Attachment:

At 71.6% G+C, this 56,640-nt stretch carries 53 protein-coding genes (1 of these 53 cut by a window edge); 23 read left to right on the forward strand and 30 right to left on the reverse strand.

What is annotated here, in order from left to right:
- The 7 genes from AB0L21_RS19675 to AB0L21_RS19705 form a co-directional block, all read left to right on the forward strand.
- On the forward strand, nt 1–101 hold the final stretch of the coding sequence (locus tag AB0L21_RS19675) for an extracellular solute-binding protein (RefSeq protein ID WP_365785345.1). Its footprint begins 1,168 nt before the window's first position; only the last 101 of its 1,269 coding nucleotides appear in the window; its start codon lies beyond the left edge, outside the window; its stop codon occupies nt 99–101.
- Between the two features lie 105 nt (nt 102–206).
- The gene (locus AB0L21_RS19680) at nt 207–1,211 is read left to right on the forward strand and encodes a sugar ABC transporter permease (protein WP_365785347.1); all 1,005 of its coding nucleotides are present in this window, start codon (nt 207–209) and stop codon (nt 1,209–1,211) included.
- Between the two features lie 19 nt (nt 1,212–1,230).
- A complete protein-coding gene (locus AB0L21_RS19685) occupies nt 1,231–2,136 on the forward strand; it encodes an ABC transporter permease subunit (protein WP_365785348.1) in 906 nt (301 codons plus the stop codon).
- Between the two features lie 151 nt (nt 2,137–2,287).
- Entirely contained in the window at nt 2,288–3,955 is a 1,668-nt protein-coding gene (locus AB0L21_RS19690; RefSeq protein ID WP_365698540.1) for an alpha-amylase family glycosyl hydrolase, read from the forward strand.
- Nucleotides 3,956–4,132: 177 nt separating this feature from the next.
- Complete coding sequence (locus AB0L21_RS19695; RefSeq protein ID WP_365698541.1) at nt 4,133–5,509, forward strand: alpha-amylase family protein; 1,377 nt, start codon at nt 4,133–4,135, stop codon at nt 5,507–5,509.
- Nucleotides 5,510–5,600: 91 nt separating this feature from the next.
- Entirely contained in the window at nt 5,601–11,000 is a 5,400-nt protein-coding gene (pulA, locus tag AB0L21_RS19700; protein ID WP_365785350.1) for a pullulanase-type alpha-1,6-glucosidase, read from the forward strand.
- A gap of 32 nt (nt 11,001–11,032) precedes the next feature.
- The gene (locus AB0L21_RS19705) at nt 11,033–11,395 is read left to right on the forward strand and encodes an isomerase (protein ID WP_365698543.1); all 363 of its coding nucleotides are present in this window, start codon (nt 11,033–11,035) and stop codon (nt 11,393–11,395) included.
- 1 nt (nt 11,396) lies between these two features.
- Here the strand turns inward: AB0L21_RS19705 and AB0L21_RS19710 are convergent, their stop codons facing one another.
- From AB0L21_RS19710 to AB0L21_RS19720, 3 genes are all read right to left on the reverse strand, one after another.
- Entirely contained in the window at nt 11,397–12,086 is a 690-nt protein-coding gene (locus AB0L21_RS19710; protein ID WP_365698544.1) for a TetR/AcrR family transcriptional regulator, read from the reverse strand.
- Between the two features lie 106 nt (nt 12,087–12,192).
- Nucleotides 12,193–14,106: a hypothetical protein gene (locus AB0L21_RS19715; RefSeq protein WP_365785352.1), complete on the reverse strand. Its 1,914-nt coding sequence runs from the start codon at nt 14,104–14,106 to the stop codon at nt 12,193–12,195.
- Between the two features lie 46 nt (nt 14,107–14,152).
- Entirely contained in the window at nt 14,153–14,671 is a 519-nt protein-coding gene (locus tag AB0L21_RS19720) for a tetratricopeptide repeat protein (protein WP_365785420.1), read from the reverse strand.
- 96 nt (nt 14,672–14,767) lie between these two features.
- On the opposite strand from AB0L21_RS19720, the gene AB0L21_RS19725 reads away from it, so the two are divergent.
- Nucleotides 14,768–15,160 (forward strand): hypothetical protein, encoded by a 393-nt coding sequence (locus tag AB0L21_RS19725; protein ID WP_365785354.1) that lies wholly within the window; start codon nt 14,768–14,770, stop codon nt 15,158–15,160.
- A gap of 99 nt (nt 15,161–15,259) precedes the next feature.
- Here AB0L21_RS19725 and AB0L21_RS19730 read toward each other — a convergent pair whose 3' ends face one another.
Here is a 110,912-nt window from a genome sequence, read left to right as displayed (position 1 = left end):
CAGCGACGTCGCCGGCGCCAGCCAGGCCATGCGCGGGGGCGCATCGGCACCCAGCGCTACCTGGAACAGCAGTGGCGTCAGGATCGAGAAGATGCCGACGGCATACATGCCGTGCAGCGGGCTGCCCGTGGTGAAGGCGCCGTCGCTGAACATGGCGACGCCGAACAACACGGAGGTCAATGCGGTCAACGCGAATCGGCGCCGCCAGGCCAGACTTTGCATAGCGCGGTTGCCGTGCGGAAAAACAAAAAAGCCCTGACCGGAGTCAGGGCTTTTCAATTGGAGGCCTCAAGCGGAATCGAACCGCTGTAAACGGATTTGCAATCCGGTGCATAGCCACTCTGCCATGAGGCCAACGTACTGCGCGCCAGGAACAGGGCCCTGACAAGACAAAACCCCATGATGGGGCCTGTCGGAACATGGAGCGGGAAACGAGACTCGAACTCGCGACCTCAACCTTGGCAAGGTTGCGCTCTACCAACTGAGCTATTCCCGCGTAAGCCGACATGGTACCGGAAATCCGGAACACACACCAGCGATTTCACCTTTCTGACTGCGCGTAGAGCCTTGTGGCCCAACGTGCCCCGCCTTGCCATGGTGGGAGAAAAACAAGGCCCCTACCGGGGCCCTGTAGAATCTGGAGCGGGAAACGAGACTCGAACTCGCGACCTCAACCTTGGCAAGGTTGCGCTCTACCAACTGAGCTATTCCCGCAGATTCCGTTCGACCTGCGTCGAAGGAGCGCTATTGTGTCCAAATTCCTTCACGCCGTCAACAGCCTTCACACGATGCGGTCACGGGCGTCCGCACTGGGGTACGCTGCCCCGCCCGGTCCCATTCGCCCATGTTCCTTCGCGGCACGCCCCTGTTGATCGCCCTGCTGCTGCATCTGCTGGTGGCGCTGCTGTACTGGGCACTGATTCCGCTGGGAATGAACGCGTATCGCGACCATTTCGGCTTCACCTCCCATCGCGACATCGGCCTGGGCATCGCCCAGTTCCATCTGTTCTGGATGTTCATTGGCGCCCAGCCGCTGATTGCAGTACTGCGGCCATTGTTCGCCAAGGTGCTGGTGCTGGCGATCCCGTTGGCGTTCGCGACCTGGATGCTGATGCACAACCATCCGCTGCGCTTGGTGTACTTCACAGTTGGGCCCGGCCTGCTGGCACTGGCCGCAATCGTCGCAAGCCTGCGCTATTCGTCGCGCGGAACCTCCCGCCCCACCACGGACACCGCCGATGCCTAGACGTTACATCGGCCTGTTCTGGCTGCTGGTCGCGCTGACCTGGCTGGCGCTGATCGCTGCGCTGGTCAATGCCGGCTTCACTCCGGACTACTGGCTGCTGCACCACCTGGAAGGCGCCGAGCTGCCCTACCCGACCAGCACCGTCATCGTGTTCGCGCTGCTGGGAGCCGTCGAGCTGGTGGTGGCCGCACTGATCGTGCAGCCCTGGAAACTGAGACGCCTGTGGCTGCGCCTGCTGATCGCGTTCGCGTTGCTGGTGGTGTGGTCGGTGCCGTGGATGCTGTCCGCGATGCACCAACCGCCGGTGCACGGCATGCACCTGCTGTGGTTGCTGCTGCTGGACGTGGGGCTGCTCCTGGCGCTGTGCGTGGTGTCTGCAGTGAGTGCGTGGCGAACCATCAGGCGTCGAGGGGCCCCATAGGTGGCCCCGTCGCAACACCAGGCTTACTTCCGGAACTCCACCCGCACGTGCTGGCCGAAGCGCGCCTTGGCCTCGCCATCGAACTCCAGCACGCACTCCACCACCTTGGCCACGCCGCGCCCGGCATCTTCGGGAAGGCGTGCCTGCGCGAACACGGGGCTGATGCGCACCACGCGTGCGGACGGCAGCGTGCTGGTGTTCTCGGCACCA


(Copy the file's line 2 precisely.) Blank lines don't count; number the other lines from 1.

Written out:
What is annotated here, in order from left to right: